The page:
BIPCo sale faces continued litigation
It appears as though the sale of Block Island Power Company assets to the Block Island Utility District will continue to face ongoing litigation.
That is what the attorney for minority shareholder Sara McGinnes said after a brief but contentious shareholder meeting on Monday, Dec. 3. The meeting concluded after a 2-1 vote to approve the sale of BIPCo assets to the Block Island Utility District for $5.8 million. McGinnes was the dissenting vote.
After the meeting, when asked if the issue of the sale was headed to court, attorney Mark Hagopian said, “Absolutely.” He said the ongoing case that McGinnes has already filed in Superior Court would continue. Hagopian said that the BIPCo majority shareholder, which is the town, has continued to withhold certain critical financial information from his client, including how the $5.8 million valuation of all the assets was arrived at, as well as how much debt BIPCo owes and how that debt will be paid off once the asset sale is complete.
The attorney for the power company, Kathy Merolla, said during the meeting that all available financial materials have been distributed to both the majority shareholder — which is the town — and to the minority shareholder, which is McGinnes. Merolla also contended that the details of the valuation that McGinnes herself had done, which concluded that the power company was worth $8.7 million, had been withheld, despite numerous requests that it be disclosed to the majority.
There were three shareholder representatives at the meeting on Monday: Ken Lacoste, André Boudreau, and McGinnes. There were also the two attorneys, Hagopian and Merolla.
Lacoste made the motion to approve the sale for $5.8 million, but before the vote was taken, Hagopian said, “I have a number of questions that I’d like to ask.”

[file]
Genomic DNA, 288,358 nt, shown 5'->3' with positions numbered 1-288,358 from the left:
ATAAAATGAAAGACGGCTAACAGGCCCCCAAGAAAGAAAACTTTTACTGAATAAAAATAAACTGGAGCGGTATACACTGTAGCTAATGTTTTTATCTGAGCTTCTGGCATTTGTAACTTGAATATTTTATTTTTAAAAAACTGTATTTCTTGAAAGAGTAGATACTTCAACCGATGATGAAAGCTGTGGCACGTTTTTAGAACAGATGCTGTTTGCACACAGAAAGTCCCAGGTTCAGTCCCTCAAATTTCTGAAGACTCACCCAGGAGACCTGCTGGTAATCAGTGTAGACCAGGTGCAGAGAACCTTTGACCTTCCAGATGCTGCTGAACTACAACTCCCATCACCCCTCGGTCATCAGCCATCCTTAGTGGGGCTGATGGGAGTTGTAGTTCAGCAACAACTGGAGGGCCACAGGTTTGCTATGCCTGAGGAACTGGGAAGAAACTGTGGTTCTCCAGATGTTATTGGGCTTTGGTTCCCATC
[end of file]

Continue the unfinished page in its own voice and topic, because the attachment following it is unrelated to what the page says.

Hagopian’s questions were primarily about how the $5.8 million valuation of BIPCo was calculated, and how the company’s debt would be paid off. Not receiving what he felt were satisfactory answers, just before the final vote to sell the assets for $5.8 million was taken, Hagopian asked if his client could “present to you our valuation so that we can try to avoid — what I think is going to happen — litigation over fair market value?”
Merolla said that information had previously been requested, but had been withheld.
The sale was then approved by a 2-1 vote, with Lacoste and Boudreau voting yes and McGinnes dissenting.
Prior to the vote, Hagopian asked a series of questions.
“What debt would be paid by BIPCo and what are the specific amounts,” asked Hagopian.
“I don’t have specifics at this time,” said Lacoste.
“Do you know what liabilities will be remaining — what the remaining liabilities are and what the categories are,” Hagopian asked.
“All of those would be in the financial statement,” said Merolla.
Hagopian then asked about an item termed “a contingent liability” line item for $300,000. “What went into that decision?” Hagopian asked.
Lacoste said in response that this was a “contingent liability — a buffer — that was a decision of the majority of the board.”
Merolla then interjected and said all of this information had been provided to both the majority shareholder, which is the town, and the minority shareholder, which is McGinnes. “The minority has all the information the majority has,” she said.
Hagopian then asked about what kind of “cash on hand” BIPCo had, to which Lacoste responded that the topic “had not been discussed.”
“Have you discussed planned distributions to shareholders?” Hagopian asked.
“Not at this time,” said Lacoste.
When Hagopian persisted, Merolla interjected, “This is a stockholders’ meeting. This is not a deposition.” She also said that Hagopian was essentially asking Lacoste to “anticipate what the (BIPCo) board is going to do” in terms of its financial matters. She said the issue at hand was the sale of BIPCo assets for $5.8 million “and to direct the board to carry that out and then determine terms and conditions.”
Hagopian said the vote would prevent his client from being privy to those later “terms and conditions.” He also said that the lack of information would prevent his client from making an intelligent decision on the sale. Merolla said the majority shareholders “were well within their rights to determine the terms of the sale.”
When Hagopian asked again about debt and distribution of debt, Merolla said the “$5.8 million is all laid out and that is what they are voting on today.”
Hagopian made one final attempt to ask if, “under the law, have you undertaken an analysis of what that fair value is” of Sara McGinnes’s share.
“I can’t speak for the board,” said Lacoste.
“Then the answer is no,” said Hagopian. “No analysis of fair value has been done or you don’t want to disclose it to me.”
The vote was then taken, after which Hagopian said the issue will continue to be litigated.